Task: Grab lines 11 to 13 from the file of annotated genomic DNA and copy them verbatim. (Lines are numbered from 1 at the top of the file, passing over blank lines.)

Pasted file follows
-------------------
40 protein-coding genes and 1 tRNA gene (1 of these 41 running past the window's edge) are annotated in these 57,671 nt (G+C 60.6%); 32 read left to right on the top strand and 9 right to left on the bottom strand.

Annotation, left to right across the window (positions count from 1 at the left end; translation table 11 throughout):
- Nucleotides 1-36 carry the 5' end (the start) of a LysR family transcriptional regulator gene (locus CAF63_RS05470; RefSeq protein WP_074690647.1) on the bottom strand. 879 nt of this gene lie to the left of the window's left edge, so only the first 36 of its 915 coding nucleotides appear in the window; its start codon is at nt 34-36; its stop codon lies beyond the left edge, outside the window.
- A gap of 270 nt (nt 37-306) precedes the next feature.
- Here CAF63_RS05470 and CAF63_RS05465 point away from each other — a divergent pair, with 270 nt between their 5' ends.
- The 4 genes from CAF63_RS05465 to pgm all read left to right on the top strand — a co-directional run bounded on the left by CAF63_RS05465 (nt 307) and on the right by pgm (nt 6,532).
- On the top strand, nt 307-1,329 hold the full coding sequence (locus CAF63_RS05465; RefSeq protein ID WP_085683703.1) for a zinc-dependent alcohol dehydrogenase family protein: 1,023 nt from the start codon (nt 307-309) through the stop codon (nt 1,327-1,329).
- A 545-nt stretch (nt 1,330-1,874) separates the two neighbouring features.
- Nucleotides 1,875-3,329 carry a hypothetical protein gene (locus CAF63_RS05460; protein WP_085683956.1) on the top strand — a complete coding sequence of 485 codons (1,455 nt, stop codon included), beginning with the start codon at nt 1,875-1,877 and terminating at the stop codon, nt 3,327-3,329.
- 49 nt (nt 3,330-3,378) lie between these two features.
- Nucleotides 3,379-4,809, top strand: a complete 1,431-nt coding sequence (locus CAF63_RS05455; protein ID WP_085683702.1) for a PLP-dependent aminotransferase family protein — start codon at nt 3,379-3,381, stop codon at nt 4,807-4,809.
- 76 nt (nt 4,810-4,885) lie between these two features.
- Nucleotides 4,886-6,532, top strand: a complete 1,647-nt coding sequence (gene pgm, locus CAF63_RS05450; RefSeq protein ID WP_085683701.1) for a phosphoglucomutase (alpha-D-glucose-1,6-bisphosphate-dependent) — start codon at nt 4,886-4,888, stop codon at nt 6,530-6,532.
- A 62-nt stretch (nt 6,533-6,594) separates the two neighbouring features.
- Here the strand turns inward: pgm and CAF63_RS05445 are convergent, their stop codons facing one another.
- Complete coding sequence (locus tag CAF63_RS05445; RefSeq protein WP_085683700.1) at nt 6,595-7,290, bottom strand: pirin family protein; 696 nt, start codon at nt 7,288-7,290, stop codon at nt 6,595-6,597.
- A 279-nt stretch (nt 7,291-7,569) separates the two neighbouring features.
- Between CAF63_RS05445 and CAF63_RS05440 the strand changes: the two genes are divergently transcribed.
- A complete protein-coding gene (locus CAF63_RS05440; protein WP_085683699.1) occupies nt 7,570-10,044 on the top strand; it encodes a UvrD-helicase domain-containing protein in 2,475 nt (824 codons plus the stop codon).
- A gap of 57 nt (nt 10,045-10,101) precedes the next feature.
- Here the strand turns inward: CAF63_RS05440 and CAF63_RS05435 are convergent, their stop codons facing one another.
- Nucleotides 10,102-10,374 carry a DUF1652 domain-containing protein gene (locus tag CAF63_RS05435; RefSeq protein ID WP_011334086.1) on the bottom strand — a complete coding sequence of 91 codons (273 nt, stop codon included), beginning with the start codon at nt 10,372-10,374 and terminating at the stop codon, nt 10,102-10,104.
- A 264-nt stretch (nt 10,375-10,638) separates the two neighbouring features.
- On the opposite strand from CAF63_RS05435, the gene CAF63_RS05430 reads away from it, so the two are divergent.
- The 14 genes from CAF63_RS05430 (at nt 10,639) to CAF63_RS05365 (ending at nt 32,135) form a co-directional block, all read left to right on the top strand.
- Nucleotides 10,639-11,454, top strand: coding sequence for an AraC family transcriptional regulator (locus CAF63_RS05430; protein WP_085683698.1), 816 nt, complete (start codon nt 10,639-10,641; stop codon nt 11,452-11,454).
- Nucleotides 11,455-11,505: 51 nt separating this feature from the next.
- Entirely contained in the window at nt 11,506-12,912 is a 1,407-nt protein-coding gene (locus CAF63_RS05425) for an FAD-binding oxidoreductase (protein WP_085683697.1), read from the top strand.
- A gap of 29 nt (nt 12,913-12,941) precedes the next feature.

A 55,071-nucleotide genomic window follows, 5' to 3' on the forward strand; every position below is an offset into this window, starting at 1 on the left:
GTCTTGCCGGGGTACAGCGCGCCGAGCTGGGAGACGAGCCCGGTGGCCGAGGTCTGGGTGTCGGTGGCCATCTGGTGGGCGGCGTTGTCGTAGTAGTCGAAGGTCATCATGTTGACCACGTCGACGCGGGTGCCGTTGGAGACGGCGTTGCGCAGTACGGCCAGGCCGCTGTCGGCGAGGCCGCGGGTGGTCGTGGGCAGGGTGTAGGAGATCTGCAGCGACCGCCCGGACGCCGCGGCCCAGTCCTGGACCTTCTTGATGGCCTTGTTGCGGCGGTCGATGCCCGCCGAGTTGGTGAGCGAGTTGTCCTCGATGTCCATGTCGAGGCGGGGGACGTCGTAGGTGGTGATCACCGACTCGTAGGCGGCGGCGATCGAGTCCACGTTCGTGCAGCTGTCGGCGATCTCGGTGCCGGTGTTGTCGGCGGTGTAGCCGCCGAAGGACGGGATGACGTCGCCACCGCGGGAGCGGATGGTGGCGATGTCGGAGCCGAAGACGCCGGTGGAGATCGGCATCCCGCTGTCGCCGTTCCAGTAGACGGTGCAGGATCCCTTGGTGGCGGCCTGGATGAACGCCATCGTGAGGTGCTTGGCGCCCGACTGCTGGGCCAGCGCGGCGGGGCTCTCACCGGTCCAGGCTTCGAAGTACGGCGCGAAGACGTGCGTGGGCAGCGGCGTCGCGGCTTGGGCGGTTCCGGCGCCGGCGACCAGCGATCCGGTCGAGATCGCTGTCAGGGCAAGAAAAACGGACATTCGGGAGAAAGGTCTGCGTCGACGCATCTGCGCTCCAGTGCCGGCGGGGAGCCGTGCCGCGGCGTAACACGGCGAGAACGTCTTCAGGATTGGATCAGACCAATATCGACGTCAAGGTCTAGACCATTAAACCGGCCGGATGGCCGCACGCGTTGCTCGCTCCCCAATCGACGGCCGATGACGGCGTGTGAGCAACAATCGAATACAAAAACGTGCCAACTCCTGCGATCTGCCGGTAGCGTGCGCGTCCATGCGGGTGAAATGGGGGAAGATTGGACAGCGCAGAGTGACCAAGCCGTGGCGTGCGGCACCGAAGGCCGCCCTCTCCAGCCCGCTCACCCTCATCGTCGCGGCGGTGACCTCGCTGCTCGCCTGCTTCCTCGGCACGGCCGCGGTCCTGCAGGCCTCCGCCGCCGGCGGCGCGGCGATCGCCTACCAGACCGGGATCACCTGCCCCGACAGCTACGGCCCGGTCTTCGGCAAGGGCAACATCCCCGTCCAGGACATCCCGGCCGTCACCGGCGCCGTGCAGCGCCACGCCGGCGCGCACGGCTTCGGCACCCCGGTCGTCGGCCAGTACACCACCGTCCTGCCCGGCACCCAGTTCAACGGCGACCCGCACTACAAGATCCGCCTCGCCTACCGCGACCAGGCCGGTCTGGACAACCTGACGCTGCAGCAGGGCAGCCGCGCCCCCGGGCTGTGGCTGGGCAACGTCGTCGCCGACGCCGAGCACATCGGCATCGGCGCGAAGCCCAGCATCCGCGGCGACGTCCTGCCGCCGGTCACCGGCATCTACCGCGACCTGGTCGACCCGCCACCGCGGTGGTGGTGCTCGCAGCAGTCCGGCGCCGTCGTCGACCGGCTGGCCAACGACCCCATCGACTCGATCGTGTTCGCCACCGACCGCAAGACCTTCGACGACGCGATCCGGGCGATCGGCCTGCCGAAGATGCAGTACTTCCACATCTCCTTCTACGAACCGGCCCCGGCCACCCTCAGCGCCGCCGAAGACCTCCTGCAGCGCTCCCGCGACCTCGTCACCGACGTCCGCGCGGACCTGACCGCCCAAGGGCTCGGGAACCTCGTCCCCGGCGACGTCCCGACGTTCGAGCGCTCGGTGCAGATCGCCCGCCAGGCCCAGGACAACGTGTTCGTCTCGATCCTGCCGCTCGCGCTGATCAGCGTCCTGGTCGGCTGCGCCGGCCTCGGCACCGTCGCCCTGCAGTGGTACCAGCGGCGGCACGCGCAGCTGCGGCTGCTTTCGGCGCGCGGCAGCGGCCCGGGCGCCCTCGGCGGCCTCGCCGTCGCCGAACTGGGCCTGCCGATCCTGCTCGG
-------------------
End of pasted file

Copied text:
- Nucleotides 3,379-4,809, top strand: a complete 1,431-nt coding sequence (locus CAF63_RS05455; protein ID WP_085683702.1) for a PLP-dependent aminotransferase family protein — start codon at nt 3,379-3,381, stop codon at nt 4,807-4,809.
- 76 nt (nt 4,810-4,885) lie between these two features.
- Nucleotides 4,886-6,532, top strand: a complete 1,647-nt coding sequence (gene pgm, locus CAF63_RS05450; RefSeq protein ID WP_085683701.1) for a phosphoglucomutase (alpha-D-glucose-1,6-bisphosphate-dependent) — start codon at nt 4,886-4,888, stop codon at nt 6,530-6,532.